This kind of exploit is a text book example of incomplete mediation. Checking the validity of user input on the client side does little to make the app secure. An attacker has full control of the client and can manipulate input to the server in any conceivable way. User side checking may be valuable for user experience reasons, but the checks must also be performed again on the server where we have control. More information on the principles of security for protecting computer information can be found here.

Shortly after the Github/Rails issue, the Rails core team wanted safe defaults for new projects. At the time, the existing Rails solution for this issue was to declare model attributes as being mass assignable or not mass assignable. In code, you would declare attributes as attr_accessible (whitelist) or attr_protected (blacklist), and these declarations would be used to maintain a whitelist of attributes which could be set using mass assignment. However, whitelisting was not enabled by default, and so in Rails 3.2.8, all new apps included the following configuration:

config.active_record.whitelist_attributes = true

Which caused all models to start with an empty whitelist. Mass assignable attributes had to be explicitly listed with attr_accessible. Safety by default was implemented, but it came at the cost of being able to use mass assignability for legitimate purposes. The Rails security guide from that era includes more details on the whitelist configuration and how to work with its limitations.

The problem with having all models disallow mass assignability was that programmers would have to go to more trouble to seed databases, generate mock objects, etc. Possibly for this reason, MarkUs never turned on default whitelists.

The logic was that the whitelists would stop incomplete mediation attacks from anywhere that models are created. However, these attacks come from user input, which is first handled (on the server side) by controllers. So, performing sanitization checks in the controller would limit the impact of the whitelists to where it mattered.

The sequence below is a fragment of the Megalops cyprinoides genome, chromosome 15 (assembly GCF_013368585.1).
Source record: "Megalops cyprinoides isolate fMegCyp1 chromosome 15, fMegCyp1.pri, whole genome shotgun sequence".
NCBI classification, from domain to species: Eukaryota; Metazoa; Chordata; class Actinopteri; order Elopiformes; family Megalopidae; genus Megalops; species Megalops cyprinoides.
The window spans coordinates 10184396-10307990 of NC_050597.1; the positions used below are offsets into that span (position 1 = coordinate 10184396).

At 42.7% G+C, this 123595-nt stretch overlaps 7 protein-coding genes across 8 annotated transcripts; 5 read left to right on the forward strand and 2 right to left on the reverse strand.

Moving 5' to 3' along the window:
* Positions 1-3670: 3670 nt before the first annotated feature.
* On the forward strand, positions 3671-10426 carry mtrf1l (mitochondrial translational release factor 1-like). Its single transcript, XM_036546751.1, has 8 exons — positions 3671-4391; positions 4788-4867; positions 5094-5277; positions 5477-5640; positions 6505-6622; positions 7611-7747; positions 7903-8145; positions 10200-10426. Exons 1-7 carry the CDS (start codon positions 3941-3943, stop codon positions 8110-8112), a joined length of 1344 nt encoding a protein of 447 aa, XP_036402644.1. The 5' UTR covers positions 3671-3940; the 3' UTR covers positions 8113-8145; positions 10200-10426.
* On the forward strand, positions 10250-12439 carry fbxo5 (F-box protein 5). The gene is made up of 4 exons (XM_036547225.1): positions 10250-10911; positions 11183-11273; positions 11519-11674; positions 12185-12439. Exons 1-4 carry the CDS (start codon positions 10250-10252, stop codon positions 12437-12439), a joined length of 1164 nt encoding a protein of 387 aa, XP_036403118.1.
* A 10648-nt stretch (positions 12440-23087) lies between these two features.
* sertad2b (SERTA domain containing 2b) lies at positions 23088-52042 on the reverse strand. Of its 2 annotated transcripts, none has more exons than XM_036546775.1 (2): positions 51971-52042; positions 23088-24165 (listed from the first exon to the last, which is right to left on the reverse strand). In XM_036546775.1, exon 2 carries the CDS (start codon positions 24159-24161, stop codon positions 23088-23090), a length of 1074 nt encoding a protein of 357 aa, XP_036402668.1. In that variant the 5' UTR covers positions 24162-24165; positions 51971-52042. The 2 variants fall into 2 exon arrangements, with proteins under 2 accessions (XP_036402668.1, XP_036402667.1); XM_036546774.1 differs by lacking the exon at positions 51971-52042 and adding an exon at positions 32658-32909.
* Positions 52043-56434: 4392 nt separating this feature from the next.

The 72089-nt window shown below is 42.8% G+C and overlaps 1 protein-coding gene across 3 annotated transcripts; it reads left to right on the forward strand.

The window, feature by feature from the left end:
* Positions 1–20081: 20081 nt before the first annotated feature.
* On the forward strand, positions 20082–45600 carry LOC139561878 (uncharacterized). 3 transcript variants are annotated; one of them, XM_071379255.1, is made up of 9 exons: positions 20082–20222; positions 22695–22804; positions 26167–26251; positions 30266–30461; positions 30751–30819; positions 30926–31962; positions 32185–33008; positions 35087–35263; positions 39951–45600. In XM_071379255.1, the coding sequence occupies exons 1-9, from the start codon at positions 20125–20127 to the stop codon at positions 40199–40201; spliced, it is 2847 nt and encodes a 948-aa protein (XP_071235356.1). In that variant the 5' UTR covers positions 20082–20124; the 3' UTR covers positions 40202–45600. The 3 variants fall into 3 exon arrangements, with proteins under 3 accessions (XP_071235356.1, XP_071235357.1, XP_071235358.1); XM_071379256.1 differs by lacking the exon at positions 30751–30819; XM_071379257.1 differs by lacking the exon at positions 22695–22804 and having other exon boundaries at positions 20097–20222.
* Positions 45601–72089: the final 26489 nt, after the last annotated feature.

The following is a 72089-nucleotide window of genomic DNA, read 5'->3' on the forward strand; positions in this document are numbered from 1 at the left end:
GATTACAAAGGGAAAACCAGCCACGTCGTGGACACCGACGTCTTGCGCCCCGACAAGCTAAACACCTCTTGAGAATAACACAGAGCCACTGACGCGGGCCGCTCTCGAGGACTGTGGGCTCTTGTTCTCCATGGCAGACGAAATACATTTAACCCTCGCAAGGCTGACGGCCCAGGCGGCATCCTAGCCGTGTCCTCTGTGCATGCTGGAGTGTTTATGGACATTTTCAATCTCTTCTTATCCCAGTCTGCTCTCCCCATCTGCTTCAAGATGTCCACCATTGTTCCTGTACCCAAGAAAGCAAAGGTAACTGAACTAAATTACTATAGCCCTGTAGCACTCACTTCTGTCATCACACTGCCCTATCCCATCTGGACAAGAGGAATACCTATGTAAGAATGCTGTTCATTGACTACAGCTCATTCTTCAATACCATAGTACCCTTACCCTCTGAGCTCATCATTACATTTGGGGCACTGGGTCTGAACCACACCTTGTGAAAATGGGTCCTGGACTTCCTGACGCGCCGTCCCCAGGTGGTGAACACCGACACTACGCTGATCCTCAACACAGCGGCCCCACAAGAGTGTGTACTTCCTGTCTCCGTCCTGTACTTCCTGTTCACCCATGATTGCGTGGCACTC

During Rails 4 development, the core team removed attr_accessible and the entire mechanism for whitelisting attributes in model classes. The new solution, strong_parameters, enforces attribute whitelists on the input params before passing the data along to the model constructor. Since strong_parameters does not directly affect model code, it is once again easy to use mass assignment for internal machinery and trusted scripts.

MarkUs predates Rails 3.2.8, and the whitelist default was never turned on during the upgrade to Rails 3.2. MarkUs does use attr_accessible in a couple of places, and avoids using mass assignment for input coming from students. However, the example controller code above (that demonstrates the incomplete mediation flaw) comes straight from the MarkUs code base as it exists today. The example is actually fairly safe because it requires an authorized admin to make the POST in the first place, but nonetheless demonstrates unsafe practices.